About 20 states across the US are currently considering proposed legislation that would alter the procedures for determining which parent will retain legal and physical control of a child following a divorce or separation.
These laws have been promoted by advocacy groups who content that fathers have long been disadvantaged in the custody decision making process. These groups claim that even with laws that are designed to make decisions in the best interest of the child, mothers end up heavily favored by the system.
n Washington and New York, proposed legislation would require judges to award equal parenting time to both parent unless there is proof that this arrangement would not be in the best interest of the child.
The current standard in the state of Washington is to apportion custody based on the best interests of the child. Parents are expected to develop a parenting plan prior to a custody hearing, which the court must then approve. One or both parents of a child may be granted legal or physical custody of a child. Legal custody refers to the ability to make decisions on behalf of the child, such as which school they will attend and what medical treatment they will receive. Physical custody refers to the time spent residing with either parent.
The ‘best interests of the child’ standard means that the court will examine factors such as each parents proximity to the child, the extent to which a parent participates in the decision-making process for a child, and the ability of parents to work cooperatively to make such decisions.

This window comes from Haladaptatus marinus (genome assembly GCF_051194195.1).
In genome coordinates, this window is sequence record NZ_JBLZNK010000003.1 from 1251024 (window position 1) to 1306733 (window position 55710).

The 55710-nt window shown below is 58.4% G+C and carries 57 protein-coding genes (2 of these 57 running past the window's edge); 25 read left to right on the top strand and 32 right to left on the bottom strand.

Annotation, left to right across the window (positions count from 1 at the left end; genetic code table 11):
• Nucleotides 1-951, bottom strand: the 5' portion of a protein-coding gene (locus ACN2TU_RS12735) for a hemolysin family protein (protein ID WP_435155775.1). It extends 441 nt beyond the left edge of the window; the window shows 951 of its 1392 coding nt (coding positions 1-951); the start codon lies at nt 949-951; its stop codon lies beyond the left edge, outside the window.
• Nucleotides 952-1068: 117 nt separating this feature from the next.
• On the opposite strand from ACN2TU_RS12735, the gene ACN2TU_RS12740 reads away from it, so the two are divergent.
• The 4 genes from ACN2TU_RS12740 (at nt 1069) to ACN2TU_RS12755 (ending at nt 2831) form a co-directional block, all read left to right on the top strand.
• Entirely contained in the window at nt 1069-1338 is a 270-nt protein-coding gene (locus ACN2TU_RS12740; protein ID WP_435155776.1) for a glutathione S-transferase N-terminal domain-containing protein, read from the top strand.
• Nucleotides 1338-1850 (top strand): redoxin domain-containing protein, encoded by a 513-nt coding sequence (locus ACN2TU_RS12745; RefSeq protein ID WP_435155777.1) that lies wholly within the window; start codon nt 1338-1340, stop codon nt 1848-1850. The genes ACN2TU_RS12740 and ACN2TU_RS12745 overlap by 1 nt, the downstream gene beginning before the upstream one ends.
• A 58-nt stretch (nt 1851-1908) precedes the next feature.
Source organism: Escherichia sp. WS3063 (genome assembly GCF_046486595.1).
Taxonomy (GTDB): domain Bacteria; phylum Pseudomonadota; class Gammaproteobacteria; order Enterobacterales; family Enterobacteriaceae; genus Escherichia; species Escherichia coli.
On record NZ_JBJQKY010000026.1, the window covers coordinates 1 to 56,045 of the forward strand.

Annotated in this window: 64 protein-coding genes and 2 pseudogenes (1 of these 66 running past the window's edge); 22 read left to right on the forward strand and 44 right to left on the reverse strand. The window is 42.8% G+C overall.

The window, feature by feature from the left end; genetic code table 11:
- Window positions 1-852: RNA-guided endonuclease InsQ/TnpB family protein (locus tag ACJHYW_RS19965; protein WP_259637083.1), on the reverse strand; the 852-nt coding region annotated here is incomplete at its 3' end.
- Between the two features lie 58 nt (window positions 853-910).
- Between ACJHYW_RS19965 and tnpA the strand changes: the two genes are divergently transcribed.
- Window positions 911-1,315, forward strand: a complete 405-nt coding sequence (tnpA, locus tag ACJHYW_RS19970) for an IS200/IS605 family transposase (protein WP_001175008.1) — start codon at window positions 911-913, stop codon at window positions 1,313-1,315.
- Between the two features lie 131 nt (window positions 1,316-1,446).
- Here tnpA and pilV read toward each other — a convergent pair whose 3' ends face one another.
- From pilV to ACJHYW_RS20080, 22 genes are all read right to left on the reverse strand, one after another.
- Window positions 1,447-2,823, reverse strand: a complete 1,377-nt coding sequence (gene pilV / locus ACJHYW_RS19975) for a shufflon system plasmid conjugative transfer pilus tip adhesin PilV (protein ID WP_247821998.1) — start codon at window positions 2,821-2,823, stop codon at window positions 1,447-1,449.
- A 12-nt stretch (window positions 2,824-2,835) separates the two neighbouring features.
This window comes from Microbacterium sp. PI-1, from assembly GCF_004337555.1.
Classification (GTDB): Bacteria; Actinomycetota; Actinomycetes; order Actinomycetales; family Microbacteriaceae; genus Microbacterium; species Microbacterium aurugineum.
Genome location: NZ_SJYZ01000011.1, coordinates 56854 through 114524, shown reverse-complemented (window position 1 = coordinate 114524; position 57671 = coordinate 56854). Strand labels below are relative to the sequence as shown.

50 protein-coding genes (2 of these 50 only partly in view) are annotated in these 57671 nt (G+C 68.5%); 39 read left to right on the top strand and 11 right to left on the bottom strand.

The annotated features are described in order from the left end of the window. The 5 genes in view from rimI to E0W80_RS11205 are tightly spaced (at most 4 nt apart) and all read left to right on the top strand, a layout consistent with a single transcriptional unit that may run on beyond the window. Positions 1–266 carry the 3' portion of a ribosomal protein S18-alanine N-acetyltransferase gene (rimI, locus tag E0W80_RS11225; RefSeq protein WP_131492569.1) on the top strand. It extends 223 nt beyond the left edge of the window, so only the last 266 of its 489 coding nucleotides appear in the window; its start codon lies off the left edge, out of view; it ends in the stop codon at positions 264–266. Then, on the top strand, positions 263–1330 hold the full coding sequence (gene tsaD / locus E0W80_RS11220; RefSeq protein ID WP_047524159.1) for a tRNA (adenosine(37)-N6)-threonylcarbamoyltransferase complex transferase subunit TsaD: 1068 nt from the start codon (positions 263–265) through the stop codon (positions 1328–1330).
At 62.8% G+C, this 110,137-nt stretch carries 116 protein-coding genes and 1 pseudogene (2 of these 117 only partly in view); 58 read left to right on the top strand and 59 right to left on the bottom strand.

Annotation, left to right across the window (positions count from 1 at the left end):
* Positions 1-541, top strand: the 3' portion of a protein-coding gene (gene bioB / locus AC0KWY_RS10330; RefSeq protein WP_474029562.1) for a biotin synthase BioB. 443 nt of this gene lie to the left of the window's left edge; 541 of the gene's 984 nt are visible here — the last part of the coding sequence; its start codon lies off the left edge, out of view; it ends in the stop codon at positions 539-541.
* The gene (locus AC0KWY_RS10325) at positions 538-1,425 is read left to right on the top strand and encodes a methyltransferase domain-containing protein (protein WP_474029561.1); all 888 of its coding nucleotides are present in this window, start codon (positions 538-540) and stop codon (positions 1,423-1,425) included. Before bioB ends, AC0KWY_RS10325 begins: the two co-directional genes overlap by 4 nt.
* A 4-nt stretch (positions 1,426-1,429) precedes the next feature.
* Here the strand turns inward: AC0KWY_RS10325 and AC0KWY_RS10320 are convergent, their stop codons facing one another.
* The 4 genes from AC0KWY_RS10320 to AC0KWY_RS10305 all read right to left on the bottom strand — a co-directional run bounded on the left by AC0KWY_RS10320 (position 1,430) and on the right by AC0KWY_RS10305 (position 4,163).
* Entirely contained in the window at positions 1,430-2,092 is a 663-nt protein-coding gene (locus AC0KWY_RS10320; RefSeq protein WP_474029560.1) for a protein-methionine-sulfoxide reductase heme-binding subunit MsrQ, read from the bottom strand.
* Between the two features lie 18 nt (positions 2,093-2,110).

Some groups have expressed serious concerns over making the proposed legislative change in Washington. Proponents of the law claim that the groups opposed (such as family lawyers and bar associations) are merely acting in self-interest, attempting to preserve a litigious court process for solving custody issues. However, opposing groups claim that setting a formula that automatically splits custody could take discretion out of the hands of judges and force the courts to give parenting time to abusive fathers. In addition, they claim that requiring couples who end up a custody hearing to have equal parenting time are illogical, as those who end up litigating custody issues are couples with a relationship that is so contentious that these issues could not be resolved through a collaborative alternative dispute resolution process such as mediation.
Given that major legislative changes are pending in so many states, we could be looking at a significant nationwide shift in custody law in the coming year.